"Music is the universal language of mankind," -said once American poet and translator Henry Wadsworth Longfellow (1807-1882), but can language of creators of the past bring countries and nations closer together? Denis Andreevich von Meck, founder and President of the Nadezhda von Meck International Charitable Foundation, tells us about symbols of Russian classical music as examples of cultural diplomacy.
- There are many definitions of cultural diplomacy. What does this concept mean for you personally?
- From my point of view, cultural diplomacy is an activity that helps to establish relations between representatives of different countries and nationalities through intercultural dialogue as well as knowledge exchange in the field of literature, music, cinema and theater. In that case persons of culture and art become representatives of their country - not professional diplomats.
- Can great creators of the past help modern nations better understand and get to know each other?
- I think anything that brings people together can be a good starting point. Music has some advantages over literature and poetry since it does not require translation. Any soloist or orchestra can be heard not only on the stage of a concert hall, but also in a high–quality recording and one can easily share his or her opinion about the performance after hearing, including with music lovers from other countries. It is quite easy to move from music and culture topics to historical facts or even everyday life – one just need a desire to hear the conversation partner.
- On the 11th of October you told the guests of the Grand Hall of the Moscow Conservatory about intertwining destinies of Tchaikovsky and Rachmaninoff. What, in your opinion, unites these composers besides their homeland and brilliant talent? Why did their names become musical symbols of Russia?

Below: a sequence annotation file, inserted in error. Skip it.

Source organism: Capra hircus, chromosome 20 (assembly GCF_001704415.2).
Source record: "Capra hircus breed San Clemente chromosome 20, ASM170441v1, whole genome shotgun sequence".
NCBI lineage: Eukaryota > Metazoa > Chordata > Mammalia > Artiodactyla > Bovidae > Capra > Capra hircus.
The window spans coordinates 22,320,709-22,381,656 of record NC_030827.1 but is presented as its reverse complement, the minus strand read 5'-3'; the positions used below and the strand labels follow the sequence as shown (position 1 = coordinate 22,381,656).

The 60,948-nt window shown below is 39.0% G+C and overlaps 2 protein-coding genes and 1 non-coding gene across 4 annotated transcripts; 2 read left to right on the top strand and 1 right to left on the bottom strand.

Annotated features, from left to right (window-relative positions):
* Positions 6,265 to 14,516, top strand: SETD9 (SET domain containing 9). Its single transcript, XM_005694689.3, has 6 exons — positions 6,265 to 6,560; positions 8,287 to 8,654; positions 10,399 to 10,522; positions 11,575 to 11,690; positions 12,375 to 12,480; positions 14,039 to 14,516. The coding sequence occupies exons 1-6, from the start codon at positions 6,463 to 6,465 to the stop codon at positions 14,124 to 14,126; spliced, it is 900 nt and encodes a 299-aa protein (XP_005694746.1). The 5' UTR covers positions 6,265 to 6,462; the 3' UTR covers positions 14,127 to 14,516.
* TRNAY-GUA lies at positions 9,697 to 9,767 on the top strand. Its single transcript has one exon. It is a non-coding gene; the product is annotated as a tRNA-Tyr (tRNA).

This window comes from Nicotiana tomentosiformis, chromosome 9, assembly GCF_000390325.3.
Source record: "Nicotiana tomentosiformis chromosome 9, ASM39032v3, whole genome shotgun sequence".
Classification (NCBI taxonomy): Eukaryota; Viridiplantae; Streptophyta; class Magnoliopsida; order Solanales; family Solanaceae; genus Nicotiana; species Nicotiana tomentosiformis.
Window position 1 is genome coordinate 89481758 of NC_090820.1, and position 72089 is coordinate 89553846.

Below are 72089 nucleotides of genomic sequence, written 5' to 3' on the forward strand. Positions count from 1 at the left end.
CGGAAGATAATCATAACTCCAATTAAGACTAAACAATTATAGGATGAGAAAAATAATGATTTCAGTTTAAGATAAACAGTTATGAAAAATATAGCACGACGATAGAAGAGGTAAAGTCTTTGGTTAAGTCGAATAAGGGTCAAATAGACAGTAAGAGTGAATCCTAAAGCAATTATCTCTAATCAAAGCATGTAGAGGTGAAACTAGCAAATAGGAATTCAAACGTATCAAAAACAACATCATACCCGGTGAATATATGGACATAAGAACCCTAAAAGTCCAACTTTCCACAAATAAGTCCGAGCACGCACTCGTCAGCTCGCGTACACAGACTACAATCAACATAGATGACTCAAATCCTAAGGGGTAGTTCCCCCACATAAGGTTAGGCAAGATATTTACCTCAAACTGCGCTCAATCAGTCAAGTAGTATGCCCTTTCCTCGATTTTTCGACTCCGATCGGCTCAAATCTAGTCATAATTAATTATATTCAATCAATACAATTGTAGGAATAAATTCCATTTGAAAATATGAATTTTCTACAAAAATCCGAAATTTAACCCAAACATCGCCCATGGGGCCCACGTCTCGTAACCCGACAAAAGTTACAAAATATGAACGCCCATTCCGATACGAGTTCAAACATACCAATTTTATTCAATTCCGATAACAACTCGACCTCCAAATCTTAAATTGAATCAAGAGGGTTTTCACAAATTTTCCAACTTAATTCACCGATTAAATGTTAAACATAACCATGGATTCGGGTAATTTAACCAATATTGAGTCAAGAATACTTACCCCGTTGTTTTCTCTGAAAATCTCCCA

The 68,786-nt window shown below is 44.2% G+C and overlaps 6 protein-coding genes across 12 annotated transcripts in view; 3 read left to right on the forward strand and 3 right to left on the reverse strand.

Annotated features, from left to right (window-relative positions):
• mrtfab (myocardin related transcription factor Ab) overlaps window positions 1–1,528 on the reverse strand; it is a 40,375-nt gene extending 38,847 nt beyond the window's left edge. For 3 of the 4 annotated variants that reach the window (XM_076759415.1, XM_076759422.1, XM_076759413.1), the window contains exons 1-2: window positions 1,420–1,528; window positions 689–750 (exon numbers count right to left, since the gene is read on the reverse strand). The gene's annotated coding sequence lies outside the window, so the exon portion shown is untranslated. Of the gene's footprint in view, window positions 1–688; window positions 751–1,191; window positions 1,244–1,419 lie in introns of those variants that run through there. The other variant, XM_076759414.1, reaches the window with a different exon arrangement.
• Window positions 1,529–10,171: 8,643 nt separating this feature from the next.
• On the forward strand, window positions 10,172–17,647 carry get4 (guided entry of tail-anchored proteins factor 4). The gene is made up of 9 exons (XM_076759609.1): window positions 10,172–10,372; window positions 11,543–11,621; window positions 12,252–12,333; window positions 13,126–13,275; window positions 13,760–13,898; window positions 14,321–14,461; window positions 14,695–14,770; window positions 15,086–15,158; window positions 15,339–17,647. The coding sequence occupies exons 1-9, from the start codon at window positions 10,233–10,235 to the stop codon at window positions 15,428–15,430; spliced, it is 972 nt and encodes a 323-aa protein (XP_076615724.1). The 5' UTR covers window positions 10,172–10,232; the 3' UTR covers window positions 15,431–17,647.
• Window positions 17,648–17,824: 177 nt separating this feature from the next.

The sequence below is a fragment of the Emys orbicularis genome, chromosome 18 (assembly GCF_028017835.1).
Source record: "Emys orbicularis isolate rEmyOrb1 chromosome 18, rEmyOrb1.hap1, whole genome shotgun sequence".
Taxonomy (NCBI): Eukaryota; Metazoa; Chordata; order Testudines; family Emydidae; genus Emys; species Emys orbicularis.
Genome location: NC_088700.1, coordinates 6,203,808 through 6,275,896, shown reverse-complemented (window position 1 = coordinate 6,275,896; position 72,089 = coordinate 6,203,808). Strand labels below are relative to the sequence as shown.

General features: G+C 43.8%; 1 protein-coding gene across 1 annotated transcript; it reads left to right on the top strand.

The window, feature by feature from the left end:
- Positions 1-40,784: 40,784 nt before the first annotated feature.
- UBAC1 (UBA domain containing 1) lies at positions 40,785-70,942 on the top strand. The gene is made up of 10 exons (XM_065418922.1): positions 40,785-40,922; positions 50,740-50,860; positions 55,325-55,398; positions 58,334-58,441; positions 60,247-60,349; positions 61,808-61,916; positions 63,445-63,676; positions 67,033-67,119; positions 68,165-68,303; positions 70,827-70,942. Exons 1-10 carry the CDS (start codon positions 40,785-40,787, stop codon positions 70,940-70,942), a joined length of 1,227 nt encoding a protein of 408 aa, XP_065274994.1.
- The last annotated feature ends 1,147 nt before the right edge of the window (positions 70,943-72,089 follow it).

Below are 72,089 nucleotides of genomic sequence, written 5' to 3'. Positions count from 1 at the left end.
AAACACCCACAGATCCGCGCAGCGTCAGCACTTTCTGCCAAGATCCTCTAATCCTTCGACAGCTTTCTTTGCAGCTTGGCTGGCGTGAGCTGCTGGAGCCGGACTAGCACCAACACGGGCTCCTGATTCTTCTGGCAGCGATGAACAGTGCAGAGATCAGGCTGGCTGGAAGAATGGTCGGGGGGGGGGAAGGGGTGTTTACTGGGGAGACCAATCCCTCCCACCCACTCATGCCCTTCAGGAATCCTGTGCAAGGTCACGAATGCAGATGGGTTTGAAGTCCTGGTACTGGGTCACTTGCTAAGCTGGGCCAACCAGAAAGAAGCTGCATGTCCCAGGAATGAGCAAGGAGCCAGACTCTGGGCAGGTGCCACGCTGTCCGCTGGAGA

- Your question contains a statement which is completely in line with my personal and public opinion. The music of Pyotr Ilyich Tchaikovsky and Sergei Vasilyevich Rachmaninoff is distinguished by exceptional sincerity and lyricism. Remember how the Piano Concerto No. 3 in D Minor, Op. 30 by Rachmaninoff and Concerto No. 1 for Piano and Orchestra in B-flat Minor, Op. 23 by Tchaikovsky sounded on the stage of the Grand Hall of the Moscow Conservatory … It turned out to be very interesting to explore the intertwining of personal and musical destinies of the two composers and I hope to make many more discoveries along the way!
- I have no doubt that the performance of the Symphony Orchestra of the State Philharmonic of the Altai Territory conducted by Dmitry Luzin as well as wonderful pianists, laureates of international competitions Alexander Lubyantsev and Elena Drozdova will remain in the memory of listeners for a long time…Denis Andreevich, why do you think Tchaikovsky and Rachmaninoff are dear to representatives of different mentalities and nationalities?
- Probably, everyone will answer this question in his or her own way. It seems to me that there is so much warmth, cordiality and creation in their music that human heart simply cannot help responding to its beauty. All this is valuable and sometimes vital for modern people, regardless of mentality, temperament and nationality. And of course, it is always a joy for a Russian person to hear quotes from the musical folklore of his or her native country in classical melodies. In addition, descendants of Russian emigrants in the second and third generation can consider "news" from the motherland, including music, to be simply priceless. I think that music can be called an instrument of cultural diplomacy in this context as well.
- Do you plan to continue working on the topic of cultural (musical) diplomacy on the example of P. I. Tchaikovsky and S. V. Rachmaninoff in terms of educational activities of the Nadezhda von Meck International Charitable Foundation? If so, in which format?